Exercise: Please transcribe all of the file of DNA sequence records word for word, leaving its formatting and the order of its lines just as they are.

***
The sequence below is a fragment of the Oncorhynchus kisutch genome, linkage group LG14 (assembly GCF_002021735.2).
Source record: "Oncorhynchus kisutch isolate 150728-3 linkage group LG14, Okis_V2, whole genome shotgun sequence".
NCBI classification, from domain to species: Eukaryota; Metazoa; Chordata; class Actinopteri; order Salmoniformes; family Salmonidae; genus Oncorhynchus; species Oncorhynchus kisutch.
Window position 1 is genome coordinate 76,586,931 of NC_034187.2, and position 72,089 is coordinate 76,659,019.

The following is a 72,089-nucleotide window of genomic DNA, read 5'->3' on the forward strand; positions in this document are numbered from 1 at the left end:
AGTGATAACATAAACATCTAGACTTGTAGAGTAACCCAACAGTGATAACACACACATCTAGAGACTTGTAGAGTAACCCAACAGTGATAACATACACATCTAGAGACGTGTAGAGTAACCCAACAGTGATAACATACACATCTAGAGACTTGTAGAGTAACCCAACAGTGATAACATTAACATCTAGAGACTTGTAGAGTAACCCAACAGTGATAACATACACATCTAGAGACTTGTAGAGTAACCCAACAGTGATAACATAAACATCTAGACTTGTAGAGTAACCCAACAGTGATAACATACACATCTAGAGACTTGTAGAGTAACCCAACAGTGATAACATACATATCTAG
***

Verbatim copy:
The sequence below is a fragment of the Oncorhynchus kisutch genome, linkage group LG14 (assembly GCF_002021735.2).
Source record: "Oncorhynchus kisutch isolate 150728-3 linkage group LG14, Okis_V2, whole genome shotgun sequence".
NCBI classification, from domain to species: Eukaryota; Metazoa; Chordata; class Actinopteri; order Salmoniformes; family Salmonidae; genus Oncorhynchus; species Oncorhynchus kisutch.
Window position 1 is genome coordinate 76,586,931 of NC_034187.2, and position 72,089 is coordinate 76,659,019.

The following is a 72,089-nucleotide window of genomic DNA, read 5'->3' on the forward strand; positions in this document are numbered from 1 at the left end:
AGTGATAACATAAACATCTAGACTTGTAGAGTAACCCAACAGTGATAACACACACATCTAGAGACTTGTAGAGTAACCCAACAGTGATAACATACACATCTAGAGACGTGTAGAGTAACCCAACAGTGATAACATACACATCTAGAGACTTGTAGAGTAACCCAACAGTGATAACATTAACATCTAGAGACTTGTAGAGTAACCCAACAGTGATAACATACACATCTAGAGACTTGTAGAGTAACCCAACAGTGATAACATAAACATCTAGACTTGTAGAGTAACCCAACAGTGATAACATACACATCTAGAGACTTGTAGAGTAACCCAACAGTGATAACATACATATCTAG